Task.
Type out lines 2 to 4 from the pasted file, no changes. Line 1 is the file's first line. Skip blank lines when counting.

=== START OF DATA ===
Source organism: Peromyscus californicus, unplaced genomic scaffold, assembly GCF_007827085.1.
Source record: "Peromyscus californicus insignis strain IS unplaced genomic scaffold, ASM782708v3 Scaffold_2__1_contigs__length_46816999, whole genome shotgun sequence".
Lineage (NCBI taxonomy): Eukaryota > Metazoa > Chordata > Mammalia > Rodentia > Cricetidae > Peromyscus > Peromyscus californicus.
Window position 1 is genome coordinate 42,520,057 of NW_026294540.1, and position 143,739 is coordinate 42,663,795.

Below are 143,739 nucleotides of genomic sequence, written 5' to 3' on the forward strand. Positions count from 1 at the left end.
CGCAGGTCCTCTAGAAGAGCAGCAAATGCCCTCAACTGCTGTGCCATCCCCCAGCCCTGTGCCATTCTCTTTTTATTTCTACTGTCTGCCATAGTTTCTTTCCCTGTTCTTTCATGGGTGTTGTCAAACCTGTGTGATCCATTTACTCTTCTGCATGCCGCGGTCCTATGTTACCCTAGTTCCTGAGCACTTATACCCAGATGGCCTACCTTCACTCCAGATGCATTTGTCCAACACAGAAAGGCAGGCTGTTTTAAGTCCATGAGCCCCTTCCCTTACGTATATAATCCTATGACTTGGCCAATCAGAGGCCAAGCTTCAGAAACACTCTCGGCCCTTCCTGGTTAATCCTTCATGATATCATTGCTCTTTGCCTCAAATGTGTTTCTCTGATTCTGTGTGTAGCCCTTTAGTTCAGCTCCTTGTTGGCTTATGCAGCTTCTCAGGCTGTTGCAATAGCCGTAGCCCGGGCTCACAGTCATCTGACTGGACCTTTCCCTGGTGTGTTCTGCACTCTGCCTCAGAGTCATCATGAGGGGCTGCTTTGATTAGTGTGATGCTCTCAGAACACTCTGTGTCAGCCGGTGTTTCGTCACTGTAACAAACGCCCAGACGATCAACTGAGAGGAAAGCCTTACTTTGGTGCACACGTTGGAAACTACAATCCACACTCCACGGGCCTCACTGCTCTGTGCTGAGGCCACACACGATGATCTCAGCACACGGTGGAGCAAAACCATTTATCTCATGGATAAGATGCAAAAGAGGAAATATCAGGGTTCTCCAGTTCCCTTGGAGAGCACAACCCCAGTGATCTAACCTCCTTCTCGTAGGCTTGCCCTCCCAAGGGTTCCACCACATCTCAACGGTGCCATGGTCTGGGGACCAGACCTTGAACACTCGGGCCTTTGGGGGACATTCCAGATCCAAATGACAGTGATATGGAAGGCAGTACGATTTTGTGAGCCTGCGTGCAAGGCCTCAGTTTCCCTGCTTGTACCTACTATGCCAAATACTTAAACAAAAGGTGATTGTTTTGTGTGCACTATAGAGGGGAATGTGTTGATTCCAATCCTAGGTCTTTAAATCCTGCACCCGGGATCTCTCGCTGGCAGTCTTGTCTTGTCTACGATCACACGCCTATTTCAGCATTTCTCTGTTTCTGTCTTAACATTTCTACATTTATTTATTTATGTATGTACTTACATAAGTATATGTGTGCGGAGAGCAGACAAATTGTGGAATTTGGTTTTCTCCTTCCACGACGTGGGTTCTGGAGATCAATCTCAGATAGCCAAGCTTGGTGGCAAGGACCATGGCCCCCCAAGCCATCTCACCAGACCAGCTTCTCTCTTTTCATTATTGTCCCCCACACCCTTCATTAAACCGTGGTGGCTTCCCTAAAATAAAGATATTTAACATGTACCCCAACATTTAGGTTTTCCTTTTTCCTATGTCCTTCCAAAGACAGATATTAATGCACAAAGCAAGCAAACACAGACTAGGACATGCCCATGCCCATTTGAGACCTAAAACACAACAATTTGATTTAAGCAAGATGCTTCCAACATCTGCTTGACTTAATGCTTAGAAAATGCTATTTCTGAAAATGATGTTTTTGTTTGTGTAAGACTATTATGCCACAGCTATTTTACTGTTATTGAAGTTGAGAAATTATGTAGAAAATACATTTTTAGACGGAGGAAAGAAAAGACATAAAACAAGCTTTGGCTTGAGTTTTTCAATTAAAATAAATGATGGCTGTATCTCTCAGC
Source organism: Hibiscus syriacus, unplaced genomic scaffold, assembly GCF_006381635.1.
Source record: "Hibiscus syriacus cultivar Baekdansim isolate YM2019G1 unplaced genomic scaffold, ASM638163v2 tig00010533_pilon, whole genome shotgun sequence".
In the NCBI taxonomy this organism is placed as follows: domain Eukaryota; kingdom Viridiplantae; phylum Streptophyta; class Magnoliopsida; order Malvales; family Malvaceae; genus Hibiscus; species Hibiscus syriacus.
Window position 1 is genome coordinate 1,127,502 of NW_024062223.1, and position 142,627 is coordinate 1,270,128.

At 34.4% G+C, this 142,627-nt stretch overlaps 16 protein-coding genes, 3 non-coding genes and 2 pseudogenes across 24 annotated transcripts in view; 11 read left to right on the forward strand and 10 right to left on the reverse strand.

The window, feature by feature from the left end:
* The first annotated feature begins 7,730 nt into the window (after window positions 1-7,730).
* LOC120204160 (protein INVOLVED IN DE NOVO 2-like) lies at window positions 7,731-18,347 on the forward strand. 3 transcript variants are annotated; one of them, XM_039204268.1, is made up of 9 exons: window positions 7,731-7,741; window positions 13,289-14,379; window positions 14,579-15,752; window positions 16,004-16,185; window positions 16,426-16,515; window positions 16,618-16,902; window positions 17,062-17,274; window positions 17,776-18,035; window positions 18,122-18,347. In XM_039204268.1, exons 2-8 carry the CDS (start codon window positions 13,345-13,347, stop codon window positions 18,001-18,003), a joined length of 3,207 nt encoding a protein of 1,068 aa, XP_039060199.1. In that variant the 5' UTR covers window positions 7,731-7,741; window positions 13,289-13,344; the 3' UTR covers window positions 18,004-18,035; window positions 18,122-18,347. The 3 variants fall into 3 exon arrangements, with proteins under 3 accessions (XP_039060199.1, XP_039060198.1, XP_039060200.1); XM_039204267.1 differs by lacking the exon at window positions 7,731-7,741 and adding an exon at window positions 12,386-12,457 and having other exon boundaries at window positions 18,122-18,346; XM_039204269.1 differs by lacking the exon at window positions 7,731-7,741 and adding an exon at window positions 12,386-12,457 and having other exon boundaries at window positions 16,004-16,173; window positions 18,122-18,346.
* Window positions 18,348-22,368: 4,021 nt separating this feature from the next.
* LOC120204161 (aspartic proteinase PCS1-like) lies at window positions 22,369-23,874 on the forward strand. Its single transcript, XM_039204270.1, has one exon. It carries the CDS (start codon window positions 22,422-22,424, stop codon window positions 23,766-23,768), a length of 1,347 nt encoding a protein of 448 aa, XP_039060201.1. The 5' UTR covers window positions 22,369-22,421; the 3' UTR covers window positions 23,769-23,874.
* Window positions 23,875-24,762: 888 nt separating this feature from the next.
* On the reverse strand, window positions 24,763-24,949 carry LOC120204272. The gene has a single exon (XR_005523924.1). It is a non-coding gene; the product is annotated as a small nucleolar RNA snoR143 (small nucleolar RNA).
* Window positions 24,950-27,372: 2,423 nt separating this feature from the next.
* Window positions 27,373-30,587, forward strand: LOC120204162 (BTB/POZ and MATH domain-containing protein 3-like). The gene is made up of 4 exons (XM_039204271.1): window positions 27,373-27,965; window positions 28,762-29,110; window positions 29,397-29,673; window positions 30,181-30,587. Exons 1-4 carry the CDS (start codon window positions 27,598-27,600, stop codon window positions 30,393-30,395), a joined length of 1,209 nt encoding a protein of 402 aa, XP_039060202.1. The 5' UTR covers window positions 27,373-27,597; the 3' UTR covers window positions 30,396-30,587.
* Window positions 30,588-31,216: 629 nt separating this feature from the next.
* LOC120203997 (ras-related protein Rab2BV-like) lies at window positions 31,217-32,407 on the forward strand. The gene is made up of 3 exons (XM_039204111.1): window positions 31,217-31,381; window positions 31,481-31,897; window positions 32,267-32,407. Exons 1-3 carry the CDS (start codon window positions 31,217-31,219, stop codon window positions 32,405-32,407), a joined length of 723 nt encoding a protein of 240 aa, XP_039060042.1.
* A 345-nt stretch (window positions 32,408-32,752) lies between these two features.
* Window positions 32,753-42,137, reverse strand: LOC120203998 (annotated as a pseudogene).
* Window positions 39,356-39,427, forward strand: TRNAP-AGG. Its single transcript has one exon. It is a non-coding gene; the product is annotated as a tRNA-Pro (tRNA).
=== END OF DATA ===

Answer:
Source record: "Peromyscus californicus insignis strain IS unplaced genomic scaffold, ASM782708v3 Scaffold_2__1_contigs__length_46816999, whole genome shotgun sequence".
Lineage (NCBI taxonomy): Eukaryota > Metazoa > Chordata > Mammalia > Rodentia > Cricetidae > Peromyscus > Peromyscus californicus.
Window position 1 is genome coordinate 42,520,057 of NW_026294540.1, and position 143,739 is coordinate 42,663,795.